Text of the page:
According to a story in the San Bernardino Sun, “Jorge Jr. jumped at the chance to work with his father…but the ports enacted a Clean Trucks program in 2008…That move pushed the cost of buying a truck from $5,000 – $15,000 to …$100,000 for port compliant trucks…” and there nearly ended a small business before it even began.
The American Dream of becoming prosperous is indeed getting harder and the income gap between rich and poor is indeed growing, but not for the reasons the mainstream media keeps pointing out. Paying a CEO more doesn’t leave less for everyone else – it just reflects that CEO’s worth in the marketplace and the relative worth of the work that others in the company are doing.
A janitor, a clerk, or a receptionist get paid what they would get paid at similar levels regardless of what the size of the company is or what the CEO is making. Upper management compensation therefore has no effect on lower level compensation so what is really happening?
A wise man once said, “you will never make real money unless your name is on the letterhead.” He was the senior partner of a law firm. This was his way of saying that ownership of the business is where you prospered, not working for someone else.
This is still relatively true today. For the vast majority of people, they will not be superstars on a playing surface, on a video screen, on an MP3 file or on Wall Street. The way to real wealth is in ownership. But most companies require capital to start up. In the case of Jorge and his father it was money to purchase that first truck, for others it might be the cost of equipment or materials or paying the lease for the first few months while the business is getting started.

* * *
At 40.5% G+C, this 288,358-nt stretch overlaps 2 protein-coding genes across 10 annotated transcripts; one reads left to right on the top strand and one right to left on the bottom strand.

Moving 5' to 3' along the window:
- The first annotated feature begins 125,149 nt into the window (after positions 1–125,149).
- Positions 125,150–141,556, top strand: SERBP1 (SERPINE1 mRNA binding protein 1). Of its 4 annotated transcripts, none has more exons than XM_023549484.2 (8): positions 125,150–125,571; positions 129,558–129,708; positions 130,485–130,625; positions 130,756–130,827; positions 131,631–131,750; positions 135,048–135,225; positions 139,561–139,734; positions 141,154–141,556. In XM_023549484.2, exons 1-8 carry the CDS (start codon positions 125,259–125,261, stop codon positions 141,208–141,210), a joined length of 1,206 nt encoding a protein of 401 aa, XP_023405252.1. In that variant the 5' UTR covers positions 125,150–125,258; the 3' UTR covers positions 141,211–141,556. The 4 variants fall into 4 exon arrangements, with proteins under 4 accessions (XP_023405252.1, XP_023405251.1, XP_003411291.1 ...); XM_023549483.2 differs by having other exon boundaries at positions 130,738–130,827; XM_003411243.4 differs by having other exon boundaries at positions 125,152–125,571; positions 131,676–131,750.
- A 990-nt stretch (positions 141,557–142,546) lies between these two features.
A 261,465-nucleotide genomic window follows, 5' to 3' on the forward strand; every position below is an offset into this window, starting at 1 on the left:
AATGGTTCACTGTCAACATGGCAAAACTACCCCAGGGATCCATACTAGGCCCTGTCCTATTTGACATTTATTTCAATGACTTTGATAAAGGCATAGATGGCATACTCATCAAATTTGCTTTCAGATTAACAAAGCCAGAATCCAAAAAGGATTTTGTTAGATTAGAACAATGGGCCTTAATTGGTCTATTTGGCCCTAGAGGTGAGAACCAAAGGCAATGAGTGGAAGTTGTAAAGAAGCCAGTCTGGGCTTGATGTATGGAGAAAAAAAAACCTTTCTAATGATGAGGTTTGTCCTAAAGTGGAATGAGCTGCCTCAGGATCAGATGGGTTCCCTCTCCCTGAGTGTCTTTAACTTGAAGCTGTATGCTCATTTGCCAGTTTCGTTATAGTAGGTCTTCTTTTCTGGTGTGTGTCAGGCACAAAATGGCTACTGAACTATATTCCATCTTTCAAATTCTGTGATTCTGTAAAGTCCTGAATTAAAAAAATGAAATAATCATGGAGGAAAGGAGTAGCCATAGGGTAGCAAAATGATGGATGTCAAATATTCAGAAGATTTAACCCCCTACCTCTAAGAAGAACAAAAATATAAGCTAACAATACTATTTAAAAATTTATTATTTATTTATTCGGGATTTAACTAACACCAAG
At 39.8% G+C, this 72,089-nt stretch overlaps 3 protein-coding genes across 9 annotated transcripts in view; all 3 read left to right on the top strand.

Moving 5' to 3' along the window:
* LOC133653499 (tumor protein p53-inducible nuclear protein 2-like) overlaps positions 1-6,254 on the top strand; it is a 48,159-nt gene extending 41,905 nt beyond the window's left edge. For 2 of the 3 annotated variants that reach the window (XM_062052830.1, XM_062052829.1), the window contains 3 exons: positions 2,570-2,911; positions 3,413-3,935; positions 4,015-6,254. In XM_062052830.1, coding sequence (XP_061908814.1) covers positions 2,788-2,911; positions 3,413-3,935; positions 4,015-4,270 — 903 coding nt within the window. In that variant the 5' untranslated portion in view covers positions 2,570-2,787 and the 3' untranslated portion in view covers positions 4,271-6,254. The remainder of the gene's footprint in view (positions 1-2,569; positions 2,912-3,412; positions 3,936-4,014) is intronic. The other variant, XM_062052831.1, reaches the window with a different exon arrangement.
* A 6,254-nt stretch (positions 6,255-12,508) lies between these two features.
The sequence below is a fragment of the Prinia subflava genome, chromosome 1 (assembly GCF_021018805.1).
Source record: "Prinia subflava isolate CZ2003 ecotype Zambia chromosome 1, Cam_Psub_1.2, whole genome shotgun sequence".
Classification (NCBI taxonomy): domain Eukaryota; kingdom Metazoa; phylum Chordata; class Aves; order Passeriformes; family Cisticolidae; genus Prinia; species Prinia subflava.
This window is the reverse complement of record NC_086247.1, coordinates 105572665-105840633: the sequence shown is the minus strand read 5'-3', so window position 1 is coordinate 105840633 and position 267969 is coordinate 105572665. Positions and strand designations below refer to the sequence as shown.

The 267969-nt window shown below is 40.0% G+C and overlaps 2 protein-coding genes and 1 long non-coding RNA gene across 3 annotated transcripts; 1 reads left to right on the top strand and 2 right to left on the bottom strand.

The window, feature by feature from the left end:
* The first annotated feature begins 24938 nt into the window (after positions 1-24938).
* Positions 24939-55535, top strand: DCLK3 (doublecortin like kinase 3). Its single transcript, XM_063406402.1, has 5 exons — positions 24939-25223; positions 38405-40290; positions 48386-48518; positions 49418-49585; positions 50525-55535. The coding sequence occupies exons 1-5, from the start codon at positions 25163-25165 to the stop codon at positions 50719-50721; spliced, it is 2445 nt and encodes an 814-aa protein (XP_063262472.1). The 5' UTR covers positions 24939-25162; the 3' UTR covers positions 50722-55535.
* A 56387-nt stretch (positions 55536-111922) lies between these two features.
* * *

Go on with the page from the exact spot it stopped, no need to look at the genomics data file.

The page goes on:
But regulation and taxation policy in this country keeps taking more and more from the pockets of the middle class and leaving less for those would-be entrepreneurs to invest in themselves and start a business. In the trucking company’s case it was onerous anti-greenhouse gas emissions regulations, for others it will be something else.
For everyone the rising cost of energy, food and other staples due to the wrongheaded approach we are taking in terms of energy production; (requiring energy be from expensive and unreliable GREEN sources such as wind and solar) will eat even more into the disposable income that for some is the seed capital to advance their American Dream.
We need to start devising policies that lessen the tax and regulation burdens on average Americans if we want to see a more vibrant economy and close the wealth gap.